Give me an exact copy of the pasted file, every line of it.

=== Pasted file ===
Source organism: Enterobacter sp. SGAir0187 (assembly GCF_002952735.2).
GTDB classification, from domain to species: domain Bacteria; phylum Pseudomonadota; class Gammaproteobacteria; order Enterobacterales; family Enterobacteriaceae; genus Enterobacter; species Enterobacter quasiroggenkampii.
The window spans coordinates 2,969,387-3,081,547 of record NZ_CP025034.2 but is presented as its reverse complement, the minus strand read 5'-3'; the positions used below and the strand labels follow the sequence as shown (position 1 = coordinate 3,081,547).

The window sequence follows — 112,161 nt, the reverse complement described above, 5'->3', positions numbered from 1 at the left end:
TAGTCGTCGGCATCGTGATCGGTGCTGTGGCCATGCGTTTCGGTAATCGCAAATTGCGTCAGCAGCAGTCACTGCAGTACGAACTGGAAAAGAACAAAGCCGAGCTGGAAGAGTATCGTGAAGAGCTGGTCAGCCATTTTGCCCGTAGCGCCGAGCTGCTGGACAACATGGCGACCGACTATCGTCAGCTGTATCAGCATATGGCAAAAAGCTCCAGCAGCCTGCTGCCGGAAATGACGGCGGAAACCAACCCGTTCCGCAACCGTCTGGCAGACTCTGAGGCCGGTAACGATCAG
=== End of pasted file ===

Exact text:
Source organism: Enterobacter sp. SGAir0187 (assembly GCF_002952735.2).
GTDB classification, from domain to species: domain Bacteria; phylum Pseudomonadota; class Gammaproteobacteria; order Enterobacterales; family Enterobacteriaceae; genus Enterobacter; species Enterobacter quasiroggenkampii.
The window spans coordinates 2,969,387-3,081,547 of record NZ_CP025034.2 but is presented as its reverse complement, the minus strand read 5'-3'; the positions used below and the strand labels follow the sequence as shown (position 1 = coordinate 3,081,547).

The window sequence follows — 112,161 nt, the reverse complement described above, 5'->3', positions numbered from 1 at the left end:
TAGTCGTCGGCATCGTGATCGGTGCTGTGGCCATGCGTTTCGGTAATCGCAAATTGCGTCAGCAGCAGTCACTGCAGTACGAACTGGAAAAGAACAAAGCCGAGCTGGAAGAGTATCGTGAAGAGCTGGTCAGCCATTTTGCCCGTAGCGCCGAGCTGCTGGACAACATGGCGACCGACTATCGTCAGCTGTATCAGCATATGGCAAAAAGCTCCAGCAGCCTGCTGCCGGAAATGACGGCGGAAACCAACCCGTTCCGCAACCGTCTGGCAGACTCTGAGGCCGGTAACGATCAG